The show is starting now and a load of Elizabethan-style minstrels have bounded out and started diddling some tunes around the exits. There are a load of doors around the side and the back of the yard, and it seems that all of the actors are going to parade in from those. In they come all cheering and singing... banging tambourines and little flutes too, and it is quite a May Day atmosphere. Then the cheers go up as the actors come in... straight through the packed-out yard and up onto the stage. Lots of shouting out: "Clear off you plebs!" and "Get out of the way!", and all the punters have to shift quick or get trampled. The yard has become part of the show, and the audience is playing the part of a Roman crowd. Pretty soon everyone is shouting and clapping for Caesar.
The play is under way now, and the actors are shouting their lines from the stage, addressing the balconies and yard as if they are part of the cast. They didn't have any electric lights and microphones in Shakespeare's day, and they don't have any here either. They haven't even got any spotlights on the actors -- they are just standing there in the daylight and shouting their stuff across the punter's heads. It is very easy to hear, though -- the stage is very close so you can hear each word as clear as a bell.
The best bits are when the actors involve the crowd. We've had a scene when Caesar paraded in through the back of the yard, with his retinue in tow, waving and kissing the crowd like he was a real life Emperor. They had a few actor stooges in the crowd cheering "Caesar!" to get the crowd going, but it was like a genuine parade, and the stand-up punters had the best seat in the house. Fanfares and trumpets and drums were playing up on the stage, and it makes me wonder why they don't build all theatres like this -- it is brilliant!
The music and sound effects are okay... you get rolling drums and cymbals crashing backstage for the thunder and lightning. But it's the words themselves that I struggle with. When I was younger I went through a phase of trying to educate myself... reading through the classics. That didn't last long (about two books). I think I read Hamlet and Macbeth and that was it, and it's every bit as impenetrable in the theatre as I remember it on paper. Shakespeare is hard enough in a book, but when you've got actors firing it at you in a mad-man's chunter, at a million miles per hour, it is very difficult to keep up. My brain doesn't tick over quick enough. And it hasn't been Hollywood-ized or dumbed down for the tourists either, this is the real thing -- straight out of the Folio and onto the stage. If your English isn't 100% then good luck trying to understand it.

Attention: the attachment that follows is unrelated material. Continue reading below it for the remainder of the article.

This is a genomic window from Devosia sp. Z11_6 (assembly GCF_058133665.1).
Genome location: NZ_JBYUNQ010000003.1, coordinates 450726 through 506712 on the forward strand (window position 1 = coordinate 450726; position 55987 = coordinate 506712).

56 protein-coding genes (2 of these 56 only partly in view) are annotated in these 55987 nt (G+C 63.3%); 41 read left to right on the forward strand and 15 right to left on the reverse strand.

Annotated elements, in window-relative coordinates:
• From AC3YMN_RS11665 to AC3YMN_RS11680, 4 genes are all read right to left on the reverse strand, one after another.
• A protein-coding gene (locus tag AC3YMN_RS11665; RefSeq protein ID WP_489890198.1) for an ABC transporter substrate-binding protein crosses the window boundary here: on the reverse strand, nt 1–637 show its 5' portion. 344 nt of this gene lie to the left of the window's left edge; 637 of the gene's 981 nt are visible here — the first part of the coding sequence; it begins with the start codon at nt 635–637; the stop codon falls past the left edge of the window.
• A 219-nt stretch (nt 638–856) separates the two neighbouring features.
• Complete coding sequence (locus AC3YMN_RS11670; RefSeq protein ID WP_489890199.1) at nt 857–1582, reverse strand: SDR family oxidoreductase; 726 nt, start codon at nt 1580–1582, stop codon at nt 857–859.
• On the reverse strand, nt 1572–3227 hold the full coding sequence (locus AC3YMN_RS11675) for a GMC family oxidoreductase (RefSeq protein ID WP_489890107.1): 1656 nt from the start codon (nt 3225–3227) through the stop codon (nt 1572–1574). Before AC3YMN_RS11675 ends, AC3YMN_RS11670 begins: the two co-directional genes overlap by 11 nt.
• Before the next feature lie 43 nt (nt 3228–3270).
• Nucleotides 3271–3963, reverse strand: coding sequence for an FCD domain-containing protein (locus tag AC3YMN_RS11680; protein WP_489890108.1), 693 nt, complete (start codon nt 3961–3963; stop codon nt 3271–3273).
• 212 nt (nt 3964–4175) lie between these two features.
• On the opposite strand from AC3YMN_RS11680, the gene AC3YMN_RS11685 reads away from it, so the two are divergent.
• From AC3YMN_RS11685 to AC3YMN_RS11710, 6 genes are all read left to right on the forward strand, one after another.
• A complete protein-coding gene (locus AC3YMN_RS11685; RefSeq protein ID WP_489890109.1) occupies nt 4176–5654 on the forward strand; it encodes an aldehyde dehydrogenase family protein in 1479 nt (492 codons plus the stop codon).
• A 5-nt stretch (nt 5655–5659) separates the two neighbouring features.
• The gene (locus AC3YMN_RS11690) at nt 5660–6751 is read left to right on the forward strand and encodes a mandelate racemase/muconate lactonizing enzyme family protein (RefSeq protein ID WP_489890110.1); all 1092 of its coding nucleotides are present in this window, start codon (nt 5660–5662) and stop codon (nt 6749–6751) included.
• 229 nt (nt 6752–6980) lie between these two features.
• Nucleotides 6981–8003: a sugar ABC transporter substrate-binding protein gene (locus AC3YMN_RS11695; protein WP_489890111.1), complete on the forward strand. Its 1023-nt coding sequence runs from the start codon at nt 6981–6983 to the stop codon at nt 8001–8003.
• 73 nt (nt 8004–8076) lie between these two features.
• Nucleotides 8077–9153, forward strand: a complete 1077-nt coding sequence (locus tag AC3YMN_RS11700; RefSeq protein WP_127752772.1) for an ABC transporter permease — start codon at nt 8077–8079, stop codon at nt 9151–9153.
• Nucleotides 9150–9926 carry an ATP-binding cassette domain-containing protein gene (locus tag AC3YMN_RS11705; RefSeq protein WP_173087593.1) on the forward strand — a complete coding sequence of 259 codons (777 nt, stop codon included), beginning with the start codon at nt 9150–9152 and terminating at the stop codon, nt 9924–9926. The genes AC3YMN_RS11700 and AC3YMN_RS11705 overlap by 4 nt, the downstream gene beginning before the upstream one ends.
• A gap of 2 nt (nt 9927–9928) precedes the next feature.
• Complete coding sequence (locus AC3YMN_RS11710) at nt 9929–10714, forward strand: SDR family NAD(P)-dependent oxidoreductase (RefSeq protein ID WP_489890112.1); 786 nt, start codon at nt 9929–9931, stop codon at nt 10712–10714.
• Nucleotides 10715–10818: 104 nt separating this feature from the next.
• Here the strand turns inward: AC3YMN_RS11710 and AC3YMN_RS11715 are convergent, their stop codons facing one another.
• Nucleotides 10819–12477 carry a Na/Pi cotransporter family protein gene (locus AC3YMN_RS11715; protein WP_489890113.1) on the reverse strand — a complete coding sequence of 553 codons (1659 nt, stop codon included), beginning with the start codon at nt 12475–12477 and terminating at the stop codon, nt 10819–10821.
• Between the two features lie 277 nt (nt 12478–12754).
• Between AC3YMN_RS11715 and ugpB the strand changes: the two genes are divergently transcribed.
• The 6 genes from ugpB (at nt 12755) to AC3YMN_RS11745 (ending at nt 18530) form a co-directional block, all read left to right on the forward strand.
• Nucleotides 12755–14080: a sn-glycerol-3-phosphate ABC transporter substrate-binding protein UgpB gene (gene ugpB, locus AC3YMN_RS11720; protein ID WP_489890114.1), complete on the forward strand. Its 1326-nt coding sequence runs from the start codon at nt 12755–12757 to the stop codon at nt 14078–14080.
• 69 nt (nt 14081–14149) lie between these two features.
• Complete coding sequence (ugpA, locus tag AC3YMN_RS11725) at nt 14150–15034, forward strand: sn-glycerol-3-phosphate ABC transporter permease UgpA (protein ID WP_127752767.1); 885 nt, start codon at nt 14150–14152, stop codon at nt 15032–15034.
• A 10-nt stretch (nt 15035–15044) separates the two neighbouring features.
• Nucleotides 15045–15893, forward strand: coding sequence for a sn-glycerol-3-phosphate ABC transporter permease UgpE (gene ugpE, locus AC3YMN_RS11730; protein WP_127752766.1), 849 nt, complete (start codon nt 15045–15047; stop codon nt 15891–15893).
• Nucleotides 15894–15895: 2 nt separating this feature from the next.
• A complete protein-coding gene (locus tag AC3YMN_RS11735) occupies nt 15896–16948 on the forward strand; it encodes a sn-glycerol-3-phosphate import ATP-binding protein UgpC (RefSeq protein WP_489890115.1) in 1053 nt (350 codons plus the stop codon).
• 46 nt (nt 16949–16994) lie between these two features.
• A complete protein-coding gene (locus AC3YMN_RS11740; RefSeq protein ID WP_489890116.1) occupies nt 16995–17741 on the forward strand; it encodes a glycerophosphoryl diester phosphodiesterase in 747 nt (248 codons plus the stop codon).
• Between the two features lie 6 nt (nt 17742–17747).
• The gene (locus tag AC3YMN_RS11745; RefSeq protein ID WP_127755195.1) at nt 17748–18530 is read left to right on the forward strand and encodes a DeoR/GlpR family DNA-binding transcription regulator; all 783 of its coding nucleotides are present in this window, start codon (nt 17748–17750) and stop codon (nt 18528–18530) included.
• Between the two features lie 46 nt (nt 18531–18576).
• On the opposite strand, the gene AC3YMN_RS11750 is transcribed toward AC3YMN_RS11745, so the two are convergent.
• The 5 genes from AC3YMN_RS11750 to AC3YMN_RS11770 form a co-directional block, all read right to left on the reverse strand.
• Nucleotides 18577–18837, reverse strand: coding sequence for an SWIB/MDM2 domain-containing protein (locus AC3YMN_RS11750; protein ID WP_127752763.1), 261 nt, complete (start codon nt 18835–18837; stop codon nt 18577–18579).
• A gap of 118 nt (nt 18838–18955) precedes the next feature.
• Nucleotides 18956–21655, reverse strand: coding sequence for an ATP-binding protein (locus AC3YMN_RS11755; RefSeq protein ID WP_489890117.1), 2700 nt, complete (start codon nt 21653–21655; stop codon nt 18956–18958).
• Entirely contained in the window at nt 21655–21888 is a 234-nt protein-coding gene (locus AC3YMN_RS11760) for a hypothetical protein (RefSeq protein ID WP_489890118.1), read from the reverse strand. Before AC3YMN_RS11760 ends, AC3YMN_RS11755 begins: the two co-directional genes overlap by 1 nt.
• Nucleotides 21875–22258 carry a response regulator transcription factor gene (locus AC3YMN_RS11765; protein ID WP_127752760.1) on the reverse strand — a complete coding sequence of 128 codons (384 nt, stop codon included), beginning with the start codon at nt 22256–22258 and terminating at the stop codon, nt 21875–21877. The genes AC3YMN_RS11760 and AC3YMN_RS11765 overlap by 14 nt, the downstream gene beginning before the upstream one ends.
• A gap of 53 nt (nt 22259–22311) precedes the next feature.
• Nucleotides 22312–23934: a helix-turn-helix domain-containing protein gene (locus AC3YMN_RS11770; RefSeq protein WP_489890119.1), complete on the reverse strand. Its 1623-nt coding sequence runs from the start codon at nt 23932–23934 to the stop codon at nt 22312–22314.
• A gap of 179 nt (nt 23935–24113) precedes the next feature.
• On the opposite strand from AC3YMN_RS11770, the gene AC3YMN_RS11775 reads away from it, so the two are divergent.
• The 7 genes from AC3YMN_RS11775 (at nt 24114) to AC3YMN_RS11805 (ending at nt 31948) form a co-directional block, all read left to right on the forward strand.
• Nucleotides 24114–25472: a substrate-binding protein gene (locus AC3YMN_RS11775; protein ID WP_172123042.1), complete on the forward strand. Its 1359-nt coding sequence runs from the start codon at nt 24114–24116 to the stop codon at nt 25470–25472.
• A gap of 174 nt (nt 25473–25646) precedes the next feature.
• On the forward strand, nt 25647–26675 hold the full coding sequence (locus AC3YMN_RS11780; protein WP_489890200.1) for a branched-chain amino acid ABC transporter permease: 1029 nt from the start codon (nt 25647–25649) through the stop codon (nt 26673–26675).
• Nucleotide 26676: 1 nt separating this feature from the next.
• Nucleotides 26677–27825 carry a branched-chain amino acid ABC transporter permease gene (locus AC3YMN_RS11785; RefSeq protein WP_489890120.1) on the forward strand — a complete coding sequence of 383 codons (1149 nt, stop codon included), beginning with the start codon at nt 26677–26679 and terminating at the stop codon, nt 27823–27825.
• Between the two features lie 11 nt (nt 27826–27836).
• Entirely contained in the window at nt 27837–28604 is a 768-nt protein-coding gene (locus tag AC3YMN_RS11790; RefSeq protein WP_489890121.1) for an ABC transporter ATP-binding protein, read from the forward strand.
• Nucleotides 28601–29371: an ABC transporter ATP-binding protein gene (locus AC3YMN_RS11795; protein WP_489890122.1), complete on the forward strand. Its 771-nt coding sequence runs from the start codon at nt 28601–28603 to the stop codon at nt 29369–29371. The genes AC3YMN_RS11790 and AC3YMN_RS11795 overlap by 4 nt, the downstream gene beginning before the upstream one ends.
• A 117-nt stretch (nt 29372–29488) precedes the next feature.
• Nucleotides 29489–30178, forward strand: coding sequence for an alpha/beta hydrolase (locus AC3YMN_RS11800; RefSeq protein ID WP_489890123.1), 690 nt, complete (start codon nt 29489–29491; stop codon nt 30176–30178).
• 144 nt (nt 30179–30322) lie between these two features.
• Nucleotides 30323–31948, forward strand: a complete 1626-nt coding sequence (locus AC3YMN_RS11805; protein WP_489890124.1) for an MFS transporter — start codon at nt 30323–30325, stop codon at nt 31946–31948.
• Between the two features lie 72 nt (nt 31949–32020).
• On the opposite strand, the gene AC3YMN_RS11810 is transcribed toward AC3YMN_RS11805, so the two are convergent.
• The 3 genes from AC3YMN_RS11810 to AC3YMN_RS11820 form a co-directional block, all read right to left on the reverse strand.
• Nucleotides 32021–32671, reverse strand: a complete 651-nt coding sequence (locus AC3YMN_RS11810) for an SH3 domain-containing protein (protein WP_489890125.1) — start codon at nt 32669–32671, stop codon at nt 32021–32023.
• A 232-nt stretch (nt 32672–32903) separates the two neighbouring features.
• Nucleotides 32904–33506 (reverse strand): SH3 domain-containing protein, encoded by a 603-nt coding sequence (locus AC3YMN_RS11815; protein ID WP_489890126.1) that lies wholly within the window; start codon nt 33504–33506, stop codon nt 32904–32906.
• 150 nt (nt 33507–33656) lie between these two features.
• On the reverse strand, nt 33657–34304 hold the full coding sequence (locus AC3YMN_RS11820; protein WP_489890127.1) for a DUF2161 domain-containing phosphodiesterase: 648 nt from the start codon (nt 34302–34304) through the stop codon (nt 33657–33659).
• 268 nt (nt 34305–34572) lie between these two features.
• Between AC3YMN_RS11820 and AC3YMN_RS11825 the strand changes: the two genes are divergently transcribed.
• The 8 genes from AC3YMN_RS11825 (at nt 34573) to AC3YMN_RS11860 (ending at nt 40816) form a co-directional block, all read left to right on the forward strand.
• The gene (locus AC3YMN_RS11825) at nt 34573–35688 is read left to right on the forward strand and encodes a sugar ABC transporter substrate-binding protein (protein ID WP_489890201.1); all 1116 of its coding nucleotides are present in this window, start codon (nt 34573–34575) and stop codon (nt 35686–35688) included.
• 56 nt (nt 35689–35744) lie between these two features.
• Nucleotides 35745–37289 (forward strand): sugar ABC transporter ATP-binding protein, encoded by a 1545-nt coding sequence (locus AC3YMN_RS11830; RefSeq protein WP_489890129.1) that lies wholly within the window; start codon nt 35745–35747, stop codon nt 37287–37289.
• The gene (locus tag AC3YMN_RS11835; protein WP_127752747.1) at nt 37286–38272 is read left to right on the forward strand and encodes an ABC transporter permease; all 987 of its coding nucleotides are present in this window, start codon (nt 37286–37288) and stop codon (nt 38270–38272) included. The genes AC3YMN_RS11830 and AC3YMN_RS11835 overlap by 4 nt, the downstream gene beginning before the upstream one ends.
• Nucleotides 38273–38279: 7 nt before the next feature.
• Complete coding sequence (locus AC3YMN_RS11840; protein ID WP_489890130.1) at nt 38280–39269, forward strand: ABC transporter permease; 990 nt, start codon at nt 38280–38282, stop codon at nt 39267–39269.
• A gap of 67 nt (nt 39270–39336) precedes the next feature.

I don't know if they do this for all of the Shakespeare plays (I've got a feeling that they do), but as soon as it ended the whole cast bounded out and did the most unexpectedly boisterous dance I have ever seen. It was like New Year's Eve and their last night on Earth all rolled into one -- very good! It was a really good show, and I certainly enjoyed it.
Oh yeah... and here is a little piece of advice about where to sit for a decent view. Try and sit in the Middle Gallery, where I was, but avoid the three bays closest to the stage, because your view will be obscured by the big columns (so don't go in bays A, B, C, N, P or Q). If you are in the Upper Gallery then try and avoid the first four bays, because the stage roof juts out across the top as well (so don't go in bays A, B, C, D, M, N, P or Q). And if you are in the Lower Gallery then just avoid the first two bays (A, B, P and Q). If you are standing in the yard then it doesn't matter, because you can just walk around wherever you like.
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Guest 21 May 16, 09:23
Love your humour. Thanks for the review